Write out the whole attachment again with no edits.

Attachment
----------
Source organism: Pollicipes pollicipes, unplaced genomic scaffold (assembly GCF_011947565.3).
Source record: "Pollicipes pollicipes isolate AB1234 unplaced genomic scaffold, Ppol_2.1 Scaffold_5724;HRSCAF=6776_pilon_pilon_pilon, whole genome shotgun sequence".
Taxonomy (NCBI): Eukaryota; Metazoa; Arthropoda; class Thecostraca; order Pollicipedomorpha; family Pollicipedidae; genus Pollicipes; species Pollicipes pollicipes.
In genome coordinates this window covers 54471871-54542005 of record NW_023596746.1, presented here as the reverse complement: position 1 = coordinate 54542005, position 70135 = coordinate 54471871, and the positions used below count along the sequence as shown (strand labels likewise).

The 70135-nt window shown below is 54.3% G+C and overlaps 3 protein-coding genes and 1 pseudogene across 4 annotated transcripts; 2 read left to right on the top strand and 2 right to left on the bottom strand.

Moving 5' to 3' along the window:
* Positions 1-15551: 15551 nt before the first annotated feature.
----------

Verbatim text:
Source organism: Pollicipes pollicipes, unplaced genomic scaffold (assembly GCF_011947565.3).
Source record: "Pollicipes pollicipes isolate AB1234 unplaced genomic scaffold, Ppol_2.1 Scaffold_5724;HRSCAF=6776_pilon_pilon_pilon, whole genome shotgun sequence".
Taxonomy (NCBI): Eukaryota; Metazoa; Arthropoda; class Thecostraca; order Pollicipedomorpha; family Pollicipedidae; genus Pollicipes; species Pollicipes pollicipes.
In genome coordinates this window covers 54471871-54542005 of record NW_023596746.1, presented here as the reverse complement: position 1 = coordinate 54542005, position 70135 = coordinate 54471871, and the positions used below count along the sequence as shown (strand labels likewise).

The 70135-nt window shown below is 54.3% G+C and overlaps 3 protein-coding genes and 1 pseudogene across 4 annotated transcripts; 2 read left to right on the top strand and 2 right to left on the bottom strand.

Moving 5' to 3' along the window:
* Positions 1-15551: 15551 nt before the first annotated feature.